Ann Arbor city council approves water treatment upgrades | Michigan Radio
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Ann Arbor city council approves water treatment upgrades

Feb 7, 2020

The Huron River, the source for Ann Arbor's drinking water, contains levels of cryptosporidium, a waterborne parasite.
Credit Mark Brush / Michigan Radio

The Ann Arbor City Council has approved $3.8 million worth of upgrades to improve the city’s water system. $3.4 million of that money will go to UV-treatment upgrades in order to combat a parasite called cryptosporidium.

Commonly called crypto, the parasite takes up residence in the intestines of people and animals and causes gastrointestinal issues, including diarrhea. The other $406,800 has been allotted for PFAS chemicals.

Cryptosporidium was first detected at elevated levels in Ann Arbor’s source water in 2014. Those levels spiked in December of 2014, and sampling since then shows crypto’s presence in Ann Arbor’s source water as recently as last month.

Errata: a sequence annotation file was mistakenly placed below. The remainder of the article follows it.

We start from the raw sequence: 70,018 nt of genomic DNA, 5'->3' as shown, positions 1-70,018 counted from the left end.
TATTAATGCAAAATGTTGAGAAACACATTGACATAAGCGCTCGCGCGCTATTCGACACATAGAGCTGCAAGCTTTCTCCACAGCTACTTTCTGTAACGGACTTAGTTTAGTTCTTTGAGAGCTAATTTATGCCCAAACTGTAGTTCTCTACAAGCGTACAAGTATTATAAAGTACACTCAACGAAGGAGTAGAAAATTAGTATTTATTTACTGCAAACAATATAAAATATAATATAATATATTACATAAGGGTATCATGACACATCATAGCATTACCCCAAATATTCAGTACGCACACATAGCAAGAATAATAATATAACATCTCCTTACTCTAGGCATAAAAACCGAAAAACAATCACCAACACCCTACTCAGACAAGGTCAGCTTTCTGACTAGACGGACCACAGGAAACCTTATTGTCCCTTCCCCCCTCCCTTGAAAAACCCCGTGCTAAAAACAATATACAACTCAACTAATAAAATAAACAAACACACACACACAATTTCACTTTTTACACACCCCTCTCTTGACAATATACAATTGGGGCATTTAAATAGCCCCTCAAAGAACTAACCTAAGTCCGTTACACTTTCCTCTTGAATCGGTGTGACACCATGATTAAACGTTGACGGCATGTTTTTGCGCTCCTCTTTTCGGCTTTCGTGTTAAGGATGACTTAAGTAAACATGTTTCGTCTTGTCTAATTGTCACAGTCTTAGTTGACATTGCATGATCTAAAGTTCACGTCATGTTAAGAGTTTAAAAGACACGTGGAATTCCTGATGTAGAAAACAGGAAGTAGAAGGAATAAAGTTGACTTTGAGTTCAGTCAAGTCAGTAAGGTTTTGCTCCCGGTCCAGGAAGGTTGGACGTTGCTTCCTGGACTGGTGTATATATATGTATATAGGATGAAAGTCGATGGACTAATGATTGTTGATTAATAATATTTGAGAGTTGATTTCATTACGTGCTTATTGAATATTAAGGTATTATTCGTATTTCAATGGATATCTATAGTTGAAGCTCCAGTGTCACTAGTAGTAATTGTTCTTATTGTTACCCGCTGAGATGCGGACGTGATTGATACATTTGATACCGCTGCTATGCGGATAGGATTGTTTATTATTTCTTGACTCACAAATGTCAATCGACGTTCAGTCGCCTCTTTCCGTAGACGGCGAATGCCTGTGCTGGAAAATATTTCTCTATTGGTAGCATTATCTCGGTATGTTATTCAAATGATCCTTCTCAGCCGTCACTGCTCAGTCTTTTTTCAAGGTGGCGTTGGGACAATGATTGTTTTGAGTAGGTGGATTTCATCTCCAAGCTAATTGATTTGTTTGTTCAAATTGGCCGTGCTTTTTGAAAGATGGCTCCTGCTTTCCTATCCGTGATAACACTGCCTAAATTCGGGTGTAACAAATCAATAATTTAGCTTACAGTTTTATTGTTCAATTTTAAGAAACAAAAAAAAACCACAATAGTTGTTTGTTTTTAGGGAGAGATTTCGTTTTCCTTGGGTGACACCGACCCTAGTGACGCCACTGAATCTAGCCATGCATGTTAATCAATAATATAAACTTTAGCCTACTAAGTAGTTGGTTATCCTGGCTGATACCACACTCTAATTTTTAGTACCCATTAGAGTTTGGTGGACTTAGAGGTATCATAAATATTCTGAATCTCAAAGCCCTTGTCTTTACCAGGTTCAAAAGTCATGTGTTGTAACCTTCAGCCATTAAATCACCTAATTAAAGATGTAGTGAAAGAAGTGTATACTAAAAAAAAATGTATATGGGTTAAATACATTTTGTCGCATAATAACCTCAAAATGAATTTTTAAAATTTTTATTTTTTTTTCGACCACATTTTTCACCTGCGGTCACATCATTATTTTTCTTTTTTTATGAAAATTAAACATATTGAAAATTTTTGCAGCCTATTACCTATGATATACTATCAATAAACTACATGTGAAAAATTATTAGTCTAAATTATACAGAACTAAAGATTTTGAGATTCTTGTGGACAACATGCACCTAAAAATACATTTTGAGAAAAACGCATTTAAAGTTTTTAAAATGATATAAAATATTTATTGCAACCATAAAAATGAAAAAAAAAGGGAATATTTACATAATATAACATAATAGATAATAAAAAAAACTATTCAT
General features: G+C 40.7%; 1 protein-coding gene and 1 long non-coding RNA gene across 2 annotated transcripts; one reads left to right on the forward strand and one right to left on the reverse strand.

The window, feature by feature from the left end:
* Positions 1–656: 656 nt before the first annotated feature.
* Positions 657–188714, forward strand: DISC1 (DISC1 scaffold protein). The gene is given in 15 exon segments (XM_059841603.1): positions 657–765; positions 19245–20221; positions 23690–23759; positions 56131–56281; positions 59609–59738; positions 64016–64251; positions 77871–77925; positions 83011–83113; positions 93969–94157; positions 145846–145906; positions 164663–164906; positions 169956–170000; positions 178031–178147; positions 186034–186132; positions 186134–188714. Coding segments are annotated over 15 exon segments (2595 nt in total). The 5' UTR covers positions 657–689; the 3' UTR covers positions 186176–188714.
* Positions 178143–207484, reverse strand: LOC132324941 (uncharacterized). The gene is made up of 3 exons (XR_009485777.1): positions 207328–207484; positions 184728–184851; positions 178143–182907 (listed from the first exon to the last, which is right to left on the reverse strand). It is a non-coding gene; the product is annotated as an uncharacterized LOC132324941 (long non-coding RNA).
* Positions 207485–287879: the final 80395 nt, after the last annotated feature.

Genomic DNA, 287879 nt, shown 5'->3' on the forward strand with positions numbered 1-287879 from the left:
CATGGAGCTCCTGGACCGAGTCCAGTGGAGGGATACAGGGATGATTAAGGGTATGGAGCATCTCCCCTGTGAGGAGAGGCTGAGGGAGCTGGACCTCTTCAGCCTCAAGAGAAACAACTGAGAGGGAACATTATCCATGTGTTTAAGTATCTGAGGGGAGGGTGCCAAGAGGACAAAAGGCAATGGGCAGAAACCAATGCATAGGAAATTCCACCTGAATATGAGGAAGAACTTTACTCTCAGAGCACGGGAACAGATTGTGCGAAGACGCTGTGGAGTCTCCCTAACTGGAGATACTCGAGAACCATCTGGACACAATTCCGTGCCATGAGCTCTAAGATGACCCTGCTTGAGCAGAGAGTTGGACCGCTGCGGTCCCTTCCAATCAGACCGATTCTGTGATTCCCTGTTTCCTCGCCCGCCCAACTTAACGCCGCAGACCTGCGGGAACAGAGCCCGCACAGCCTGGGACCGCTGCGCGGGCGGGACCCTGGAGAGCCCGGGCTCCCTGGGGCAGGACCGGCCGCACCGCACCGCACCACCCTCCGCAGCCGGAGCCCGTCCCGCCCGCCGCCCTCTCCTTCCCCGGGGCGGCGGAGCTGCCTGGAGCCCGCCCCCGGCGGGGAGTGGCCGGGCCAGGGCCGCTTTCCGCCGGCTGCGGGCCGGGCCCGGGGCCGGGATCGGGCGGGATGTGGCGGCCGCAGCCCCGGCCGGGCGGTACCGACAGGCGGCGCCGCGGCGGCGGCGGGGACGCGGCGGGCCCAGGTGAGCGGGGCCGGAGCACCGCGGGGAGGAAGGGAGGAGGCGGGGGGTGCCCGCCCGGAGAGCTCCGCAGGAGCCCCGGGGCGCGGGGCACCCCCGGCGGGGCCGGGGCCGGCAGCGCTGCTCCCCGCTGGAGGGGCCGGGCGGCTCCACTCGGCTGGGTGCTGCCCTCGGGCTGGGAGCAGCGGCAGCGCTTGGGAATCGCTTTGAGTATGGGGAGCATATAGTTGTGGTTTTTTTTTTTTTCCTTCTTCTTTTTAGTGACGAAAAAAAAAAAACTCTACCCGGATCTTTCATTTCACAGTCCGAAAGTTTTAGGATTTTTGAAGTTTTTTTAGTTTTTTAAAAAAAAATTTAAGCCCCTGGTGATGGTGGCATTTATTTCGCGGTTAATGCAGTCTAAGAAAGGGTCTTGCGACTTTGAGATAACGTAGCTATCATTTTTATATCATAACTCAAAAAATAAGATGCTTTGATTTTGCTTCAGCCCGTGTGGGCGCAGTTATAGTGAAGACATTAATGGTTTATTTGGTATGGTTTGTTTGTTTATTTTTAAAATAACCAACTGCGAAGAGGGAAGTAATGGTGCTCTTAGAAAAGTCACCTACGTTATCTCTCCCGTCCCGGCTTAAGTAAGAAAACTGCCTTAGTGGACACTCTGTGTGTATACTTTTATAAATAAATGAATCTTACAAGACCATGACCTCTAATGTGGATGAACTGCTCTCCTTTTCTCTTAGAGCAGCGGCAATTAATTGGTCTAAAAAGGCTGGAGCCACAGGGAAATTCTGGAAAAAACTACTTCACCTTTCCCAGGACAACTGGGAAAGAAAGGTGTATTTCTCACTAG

Samples from last month show levels of cryptosporidium that, based on the Environmental Protection Agency’s guidelines, require additional treatment from the city to disinfect it. The Michigan Department of the Environment, Great Lakes and Energy, then called the Department of Environmental Quality, informed the city of the additional protection requirement in 2017. In order to be in compliance, the UV-system must be installed by June 2020.

Brian Steglitz is the Water Treatment Manager for the City of Ann Arbor. He says the city used to use ozone to disinfect crypto.

“Having UV as another, you know, disinfectant tool in our toolbox really increases the robustness of our disinfection practices to address other things that are not as effective at being killed by ozone, and crypto is one of those things.”

He says, in general, a UV system is a good tool to have, since it can help with other viruses and bacteria.

“So you sort of need, you know, this assortment of techniques in order to meet all of the different types of things that we have to address in water treatment. So UV definitely improves our ability to address microbial contaminants.”

He says the city is on track to complete the UV-system upgrades by the June deadline.

Steglitz also says in the grand scheme of things, the nearly $4 million the city is spending now is a moderate investment. Steglitz says the city has plans to upgrade old infrastructure, a project that may cost up to $100 million.

 

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